Sunday, September 14, 2014
Brian Farmer - In Memoriam
It takes a lot of work to put on a rock and roll show. Very rarely do the people who work to make the venue and stage an environment where bands and performers can display their craft in the best possible environment to lay it down in get the recognition they deserve. Sometimes however, the crew becomes as much of the ambience as the band. It’s rare, but it happens.
When your boss is one of the most well known rock and roll guitar virtuosos on the planet, you have to have as much recognition as he does. Brian Farmer, who passed away in his Nashville home on August 24th, was one of those rare cases. Half rock and roll looney, half technical mastermind, Farmer kept Warren Haynes’ guitars and amps on the up and up and wailing night after night, tour after tour, with band like The Allman Brothers Band, Gov’t Mule, Phil Lesh and Friends, and The Dead; not to mention Warren’s countless other projects and appearance over the years.
Farmer was as much of the show as the musicians. He was commonly confused for Warren. He was known to wear t-shirts saying “I’m Not Him” or “I’m Not Warren” in an effort to curtail unnecessary applause from the audience when he was line checking before the band went on. He had a relationship with the fans though. They knew who he was and he made them feel like he knew them. When I was in the front row at Gov’t Mule’s 2009 Rothbury show, Farmer got a laugh out of us when he did this slapstick checking of his pockets saying, “I knew I left those mushrooms around here somewhere.”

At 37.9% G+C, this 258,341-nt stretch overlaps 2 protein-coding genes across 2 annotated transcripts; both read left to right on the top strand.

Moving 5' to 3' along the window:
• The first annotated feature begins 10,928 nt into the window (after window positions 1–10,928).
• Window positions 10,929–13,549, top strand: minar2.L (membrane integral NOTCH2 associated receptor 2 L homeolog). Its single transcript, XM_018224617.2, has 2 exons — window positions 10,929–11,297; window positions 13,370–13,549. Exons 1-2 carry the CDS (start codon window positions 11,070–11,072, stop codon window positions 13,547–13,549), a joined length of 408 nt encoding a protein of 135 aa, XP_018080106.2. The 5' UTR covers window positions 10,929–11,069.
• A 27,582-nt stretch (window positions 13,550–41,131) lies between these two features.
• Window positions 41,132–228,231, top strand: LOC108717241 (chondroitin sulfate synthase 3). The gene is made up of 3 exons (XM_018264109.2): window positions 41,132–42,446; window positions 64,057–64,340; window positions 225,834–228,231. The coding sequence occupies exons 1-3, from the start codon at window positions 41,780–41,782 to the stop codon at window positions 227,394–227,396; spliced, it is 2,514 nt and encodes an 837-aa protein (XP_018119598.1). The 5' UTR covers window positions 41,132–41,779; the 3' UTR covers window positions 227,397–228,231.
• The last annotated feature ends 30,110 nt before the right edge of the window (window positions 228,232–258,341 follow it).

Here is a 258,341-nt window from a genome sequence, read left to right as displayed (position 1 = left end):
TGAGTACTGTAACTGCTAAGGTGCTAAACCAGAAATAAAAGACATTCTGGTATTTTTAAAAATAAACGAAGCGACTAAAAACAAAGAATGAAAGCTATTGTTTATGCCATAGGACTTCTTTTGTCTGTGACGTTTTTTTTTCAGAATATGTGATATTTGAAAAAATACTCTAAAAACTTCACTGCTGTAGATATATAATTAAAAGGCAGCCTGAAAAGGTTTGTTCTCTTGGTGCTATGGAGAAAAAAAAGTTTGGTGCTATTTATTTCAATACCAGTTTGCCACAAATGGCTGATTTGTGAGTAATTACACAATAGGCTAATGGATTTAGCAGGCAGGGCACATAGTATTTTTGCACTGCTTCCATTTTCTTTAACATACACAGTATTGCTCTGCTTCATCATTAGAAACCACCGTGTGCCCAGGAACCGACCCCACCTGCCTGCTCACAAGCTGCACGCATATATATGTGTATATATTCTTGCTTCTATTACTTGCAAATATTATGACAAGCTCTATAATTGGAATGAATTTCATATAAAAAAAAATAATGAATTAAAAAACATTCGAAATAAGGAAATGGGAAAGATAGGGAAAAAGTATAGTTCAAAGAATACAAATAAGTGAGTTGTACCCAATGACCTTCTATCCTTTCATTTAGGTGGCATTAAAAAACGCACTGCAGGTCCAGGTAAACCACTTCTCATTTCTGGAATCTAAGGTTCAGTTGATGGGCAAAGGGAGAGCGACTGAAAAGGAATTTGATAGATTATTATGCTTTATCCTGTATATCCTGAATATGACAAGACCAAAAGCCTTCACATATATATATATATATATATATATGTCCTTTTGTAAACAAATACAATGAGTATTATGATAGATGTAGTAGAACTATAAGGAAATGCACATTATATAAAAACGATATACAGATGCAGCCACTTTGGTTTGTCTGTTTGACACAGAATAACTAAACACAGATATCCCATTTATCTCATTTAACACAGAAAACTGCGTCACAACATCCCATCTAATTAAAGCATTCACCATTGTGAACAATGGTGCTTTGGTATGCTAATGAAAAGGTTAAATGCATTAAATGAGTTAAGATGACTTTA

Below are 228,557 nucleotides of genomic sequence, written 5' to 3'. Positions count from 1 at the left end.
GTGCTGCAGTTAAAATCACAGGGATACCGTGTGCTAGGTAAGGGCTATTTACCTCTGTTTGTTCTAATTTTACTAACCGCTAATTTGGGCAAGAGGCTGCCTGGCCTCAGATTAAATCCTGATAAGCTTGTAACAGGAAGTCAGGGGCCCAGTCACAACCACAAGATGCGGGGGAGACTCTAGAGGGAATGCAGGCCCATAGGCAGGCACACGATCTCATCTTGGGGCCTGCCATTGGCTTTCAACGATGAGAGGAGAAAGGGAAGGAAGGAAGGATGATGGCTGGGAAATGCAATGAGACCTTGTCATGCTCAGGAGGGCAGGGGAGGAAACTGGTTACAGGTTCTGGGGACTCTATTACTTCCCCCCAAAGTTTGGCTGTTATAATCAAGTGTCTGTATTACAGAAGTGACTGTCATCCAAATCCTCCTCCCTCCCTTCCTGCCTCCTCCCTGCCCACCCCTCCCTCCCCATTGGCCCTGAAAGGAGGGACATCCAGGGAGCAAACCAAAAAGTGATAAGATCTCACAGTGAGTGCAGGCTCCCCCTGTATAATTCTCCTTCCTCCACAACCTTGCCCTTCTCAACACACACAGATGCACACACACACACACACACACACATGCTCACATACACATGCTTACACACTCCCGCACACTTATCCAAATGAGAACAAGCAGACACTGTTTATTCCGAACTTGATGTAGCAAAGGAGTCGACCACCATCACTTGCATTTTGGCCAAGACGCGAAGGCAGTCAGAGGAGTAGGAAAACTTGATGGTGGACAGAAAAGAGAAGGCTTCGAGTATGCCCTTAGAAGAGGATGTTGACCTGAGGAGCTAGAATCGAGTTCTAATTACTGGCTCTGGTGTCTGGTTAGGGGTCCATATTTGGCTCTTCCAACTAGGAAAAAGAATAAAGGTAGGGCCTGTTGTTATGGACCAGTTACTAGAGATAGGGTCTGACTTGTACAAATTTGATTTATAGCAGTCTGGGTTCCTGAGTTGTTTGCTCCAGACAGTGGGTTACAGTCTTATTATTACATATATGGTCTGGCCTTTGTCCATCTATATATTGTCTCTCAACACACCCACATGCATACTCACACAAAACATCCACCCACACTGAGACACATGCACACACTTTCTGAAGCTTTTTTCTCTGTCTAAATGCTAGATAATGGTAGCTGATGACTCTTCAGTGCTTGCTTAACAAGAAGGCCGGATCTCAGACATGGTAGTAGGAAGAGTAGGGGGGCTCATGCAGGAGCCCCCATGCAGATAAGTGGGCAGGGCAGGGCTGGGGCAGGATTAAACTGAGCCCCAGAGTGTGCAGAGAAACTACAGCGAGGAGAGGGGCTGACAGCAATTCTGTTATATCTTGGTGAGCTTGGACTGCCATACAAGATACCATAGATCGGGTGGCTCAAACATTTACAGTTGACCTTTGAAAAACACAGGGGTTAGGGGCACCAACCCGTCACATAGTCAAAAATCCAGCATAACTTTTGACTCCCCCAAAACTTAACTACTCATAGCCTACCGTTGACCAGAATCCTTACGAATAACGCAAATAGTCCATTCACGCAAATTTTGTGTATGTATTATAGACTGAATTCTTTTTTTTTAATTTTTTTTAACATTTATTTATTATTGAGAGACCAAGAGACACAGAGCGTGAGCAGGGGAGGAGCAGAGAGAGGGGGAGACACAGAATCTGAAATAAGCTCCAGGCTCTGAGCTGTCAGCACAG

I don’t know if he ever found his stash that night or not, but it was just as much fun for me watching him work as he trouble shot something that was happening with Warren’s amps without so much as an audible hitch or flub.
It will be weird not seeing him around Gov’t Mule or Allman Brothers shows. You just expected to see him. It’s not always pleasant when something familiar goes away. I’m sure it will be just as difficult for Warren to do shows without Farmer as it is to do them without Allen Woody on the bass. The band, who is currently celebrating it’s 20th year, went on when Woody unexpectedly passed away. I’m sure it will still keep going without Farmer changing strings at the tech table. However, I think it is safe to say that Farmer is going to be missed sorely by the fans and musician community that he obviously loved and in return was loved by.
- The Grime